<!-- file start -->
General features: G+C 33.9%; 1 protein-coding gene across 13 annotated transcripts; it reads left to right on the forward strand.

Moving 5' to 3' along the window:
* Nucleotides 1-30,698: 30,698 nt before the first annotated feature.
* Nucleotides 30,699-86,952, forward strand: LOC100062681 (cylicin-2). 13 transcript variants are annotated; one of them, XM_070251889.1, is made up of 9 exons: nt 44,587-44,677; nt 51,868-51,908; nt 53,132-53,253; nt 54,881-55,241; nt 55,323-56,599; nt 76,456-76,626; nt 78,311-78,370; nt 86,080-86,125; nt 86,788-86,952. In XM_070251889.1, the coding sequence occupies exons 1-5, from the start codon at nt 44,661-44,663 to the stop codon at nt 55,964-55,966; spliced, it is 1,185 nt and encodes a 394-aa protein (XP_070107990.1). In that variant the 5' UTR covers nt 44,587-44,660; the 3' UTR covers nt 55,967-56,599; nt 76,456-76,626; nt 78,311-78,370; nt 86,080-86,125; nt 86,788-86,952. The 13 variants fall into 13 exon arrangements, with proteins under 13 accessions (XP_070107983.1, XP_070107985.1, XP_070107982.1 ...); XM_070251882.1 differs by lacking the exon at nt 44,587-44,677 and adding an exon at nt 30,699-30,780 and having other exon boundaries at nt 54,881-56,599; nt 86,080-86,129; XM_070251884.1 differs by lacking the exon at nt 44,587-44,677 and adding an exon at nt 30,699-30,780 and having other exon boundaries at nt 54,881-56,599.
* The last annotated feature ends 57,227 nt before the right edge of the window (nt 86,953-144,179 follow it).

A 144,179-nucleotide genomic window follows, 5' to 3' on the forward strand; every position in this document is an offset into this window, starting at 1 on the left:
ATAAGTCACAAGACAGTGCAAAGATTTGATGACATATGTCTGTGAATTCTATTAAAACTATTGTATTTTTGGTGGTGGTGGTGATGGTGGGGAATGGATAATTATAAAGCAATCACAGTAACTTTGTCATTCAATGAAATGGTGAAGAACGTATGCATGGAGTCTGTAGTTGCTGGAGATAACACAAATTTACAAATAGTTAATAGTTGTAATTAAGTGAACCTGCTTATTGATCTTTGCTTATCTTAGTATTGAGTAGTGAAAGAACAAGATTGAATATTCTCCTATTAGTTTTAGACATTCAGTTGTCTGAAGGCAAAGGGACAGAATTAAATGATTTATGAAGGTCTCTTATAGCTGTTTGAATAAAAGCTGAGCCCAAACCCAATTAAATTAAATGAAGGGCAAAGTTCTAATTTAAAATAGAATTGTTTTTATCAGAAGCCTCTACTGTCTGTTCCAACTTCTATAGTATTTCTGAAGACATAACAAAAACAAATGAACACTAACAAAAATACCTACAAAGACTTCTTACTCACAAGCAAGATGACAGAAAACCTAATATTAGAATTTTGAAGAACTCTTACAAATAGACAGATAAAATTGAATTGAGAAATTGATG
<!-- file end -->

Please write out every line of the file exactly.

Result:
General features: G+C 33.9%; 1 protein-coding gene across 13 annotated transcripts; it reads left to right on the forward strand.

Moving 5' to 3' along the window:
* Nucleotides 1-30,698: 30,698 nt before the first annotated feature.
* Nucleotides 30,699-86,952, forward strand: LOC100062681 (cylicin-2). 13 transcript variants are annotated; one of them, XM_070251889.1, is made up of 9 exons: nt 44,587-44,677; nt 51,868-51,908; nt 53,132-53,253; nt 54,881-55,241; nt 55,323-56,599; nt 76,456-76,626; nt 78,311-78,370; nt 86,080-86,125; nt 86,788-86,952. In XM_070251889.1, the coding sequence occupies exons 1-5, from the start codon at nt 44,661-44,663 to the stop codon at nt 55,964-55,966; spliced, it is 1,185 nt and encodes a 394-aa protein (XP_070107990.1). In that variant the 5' UTR covers nt 44,587-44,660; the 3' UTR covers nt 55,967-56,599; nt 76,456-76,626; nt 78,311-78,370; nt 86,080-86,125; nt 86,788-86,952. The 13 variants fall into 13 exon arrangements, with proteins under 13 accessions (XP_070107983.1, XP_070107985.1, XP_070107982.1 ...); XM_070251882.1 differs by lacking the exon at nt 44,587-44,677 and adding an exon at nt 30,699-30,780 and having other exon boundaries at nt 54,881-56,599; nt 86,080-86,129; XM_070251884.1 differs by lacking the exon at nt 44,587-44,677 and adding an exon at nt 30,699-30,780 and having other exon boundaries at nt 54,881-56,599.
* The last annotated feature ends 57,227 nt before the right edge of the window (nt 86,953-144,179 follow it).

A 144,179-nucleotide genomic window follows, 5' to 3' on the forward strand; every position in this document is an offset into this window, starting at 1 on the left:
ATAAGTCACAAGACAGTGCAAAGATTTGATGACATATGTCTGTGAATTCTATTAAAACTATTGTATTTTTGGTGGTGGTGGTGATGGTGGGGAATGGATAATTATAAAGCAATCACAGTAACTTTGTCATTCAATGAAATGGTGAAGAACGTATGCATGGAGTCTGTAGTTGCTGGAGATAACACAAATTTACAAATAGTTAATAGTTGTAATTAAGTGAACCTGCTTATTGATCTTTGCTTATCTTAGTATTGAGTAGTGAAAGAACAAGATTGAATATTCTCCTATTAGTTTTAGACATTCAGTTGTCTGAAGGCAAAGGGACAGAATTAAATGATTTATGAAGGTCTCTTATAGCTGTTTGAATAAAAGCTGAGCCCAAACCCAATTAAATTAAATGAAGGGCAAAGTTCTAATTTAAAATAGAATTGTTTTTATCAGAAGCCTCTACTGTCTGTTCCAACTTCTATAGTATTTCTGAAGACATAACAAAAACAAATGAACACTAACAAAAATACCTACAAAGACTTCTTACTCACAAGCAAGATGACAGAAAACCTAATATTAGAATTTTGAAGAACTCTTACAAATAGACAGATAAAATTGAATTGAGAAATTGATG